Surreal, witty and at times unsettling, Whitstable Biennale 2018 is full of surprises.
Across 11 portrait canvases and one enormous fabric hanging, Grosse’s complex, multilayered works appear as seemingly prehistoric scrawls, imbued with vital energy in a maelstrom of colours.
In his attempts to untether architecture from well-worn conventions, the Japanese architect liberates the architectural expedition from its own stolid norms.
The pioneer of computer-assisted art recounts her love affair with lines, the balancing of order and chaos, and preparing to be surprised.
As her first permanent artwork, Quarry is unveiled at Jupiter Artland, outside Edinburgh, Barlow talks about its conception and creation, its location in the woods surrounding the house and gardens, and the ‘horrifying’ experience of ceding control to engineers and construction teams.
A microcosm of Chinese art and social change at Ipswich Art Gallery – this group show of works on paper by contemporary artists from China draws on, plays with and subverts the canons of art history from both the east and the west.
Describing herself as ‘an artist who works in textiles’ Pym talks about her recent surgery for mending at the V&A, why she mends old clothes and artefacts, and why she feels it is so important to see the damage and the repair.
Since founding his New York gallery in 2006, Fergus McCaffrey has been instrumental in introducing postwar Japanese art to a western audience. He talks about his deep attachment to Japanese art and craft and his hopes for his new gallery in the heart of Tokyo.
The Hayward Gallery’s group show suggests future survival will demand that humans adjust to changing circumstances rather than adapting the environment to maintain their current mode of living.
Painting is back, and Berlin’s Gallery Weekend proved a great opportunity to survey its return.
The artist talks about how living in Rome has changed her work, why she is so interested in bodily fluids, and the role that alcohol and desire play in her painting.
The Haitian artist talks about coming to terms with his country’s turbulent history and some personal challenges, and why he doesn’t take the business of making art lightly.
Taken together, the portraits shown here, captured by the German photographer between 1910 and 1931, are a quiet revelation, a unique and emotive window into the collected lives of his countrymen and women in the interwar period.
A reader at the University of the Arts London, Cross talks about his struggle to persuade the university to cut ties with fossil fuel investments and his continuing efforts to bridge the gap between commerce and environmental ethics.
Vasconcelos’s solo show offers a riot of colour and texture in this highly personal, curated sculpture park, celebrating the duality – the glamour and the grind, the dreams and the heartbreak – that typifies women’s lives, on a monumental scale.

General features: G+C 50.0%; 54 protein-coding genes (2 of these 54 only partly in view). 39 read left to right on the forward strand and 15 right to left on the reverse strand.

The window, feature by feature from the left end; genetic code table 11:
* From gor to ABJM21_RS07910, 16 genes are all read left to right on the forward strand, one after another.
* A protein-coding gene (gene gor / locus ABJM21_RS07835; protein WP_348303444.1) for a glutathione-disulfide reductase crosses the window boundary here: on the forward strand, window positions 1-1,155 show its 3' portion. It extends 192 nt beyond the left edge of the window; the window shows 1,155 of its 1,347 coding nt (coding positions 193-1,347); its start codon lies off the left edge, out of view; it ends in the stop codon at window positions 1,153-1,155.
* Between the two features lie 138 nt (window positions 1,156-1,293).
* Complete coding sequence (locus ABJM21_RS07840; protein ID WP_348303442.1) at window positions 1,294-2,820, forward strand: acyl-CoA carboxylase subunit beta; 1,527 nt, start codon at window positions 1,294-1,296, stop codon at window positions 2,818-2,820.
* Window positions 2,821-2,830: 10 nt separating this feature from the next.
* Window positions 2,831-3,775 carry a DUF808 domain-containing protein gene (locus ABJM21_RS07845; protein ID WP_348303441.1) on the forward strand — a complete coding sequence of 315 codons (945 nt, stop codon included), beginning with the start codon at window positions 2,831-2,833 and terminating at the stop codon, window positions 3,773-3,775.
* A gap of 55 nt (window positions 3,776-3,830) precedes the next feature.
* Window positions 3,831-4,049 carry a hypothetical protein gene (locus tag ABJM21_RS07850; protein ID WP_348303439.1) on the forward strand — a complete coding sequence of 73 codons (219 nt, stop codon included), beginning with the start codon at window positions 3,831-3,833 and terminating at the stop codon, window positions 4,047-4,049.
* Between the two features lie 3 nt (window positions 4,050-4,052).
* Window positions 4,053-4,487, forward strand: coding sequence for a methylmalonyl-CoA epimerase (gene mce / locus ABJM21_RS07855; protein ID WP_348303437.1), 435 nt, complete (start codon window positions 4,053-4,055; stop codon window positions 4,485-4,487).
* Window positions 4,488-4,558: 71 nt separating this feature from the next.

Newly established gallery project Sion and Moore combines the creative experiences of its two founders with the craft of designer Michael Marriott, achieving an intriguing environment in which to view Nigel Shafran’s tantalising Work Books.
For the first time in its 200-year history, a mansion in Philadelphia is transformed into a major public art project by American artist Jane Irish. She talks about a career spent exploring anti-war activism.
This group exhibition, by the artists Rebecca Lennon, Sarah Duffy and Sophie Jung with curator Carolina Ongaro, is like a brimming basket of foraged goods, a container for ever-changing stories.
Burman talks about the inspirations for her intricate, multilayered works, including her latest commissions for the Science Museum and an exhibition honouring suffragettes – and why she bought a tuk-tuk.
Leading the pack of satellite fairs crowding contemporary art week, Frieze, revamped under a new director, and Tefaf Spring quelled art market jitters with safe material and brisk sales.
The artist talks about her latest exhibition, What a slight, what a sound, what a universal shudder, at Dundee Arts Contemporary, and what has led her to engage so closely with Stein’s work.
James Edgar and Sam Walker talk about Assembly Point, their co-founded gallery, studio space and publishing company, which they set up in 2015 in south London.
Pinfield is Head of Art on the Underground, which has commissioned work by Cindy Sherman, David Shrigley and Assemble, among others. She talks about this year’s lineup of female artists and the desire to bring art to millions of travellers.
Brätsch is an artist who works in the afterlife of modern painting, upending its history and mythology with Rabelaisian glee – and her latest exhibition is no exception.
Five of Innes’ paintings form the inaugural exhibition for the Ingleby gallery’s new space, an austere building formerly used for worship that has been beautifully refurbished. Together, the art and architecture provide a fitting 20th-anniversary celebration for the gallery.
A colossal retrospective at the Louvre liberates the French romantic from his early history painting and reaffirms his lofty place in the pantheon.
The artist talks about unpicking the story of William Hogarth’s A Harlot’s Progress and using her latest opera to explore architectural form, power distribution and the ambivalence of feminism in a corporate climate.
On the opening of his exhibition at the Galerie Marian Goodman, the Italian artist recounts his ritualistic process, the elusiveness of colour and why paintings should be like churches.
Shape of Light is an exhibition for die-hard art photography enthusiasts. The rest of us will struggle.
The annual art fair, which this year celebrated it’s 50th anniversary, impressed with its congenial atmosphere, international purview and keenness on curation.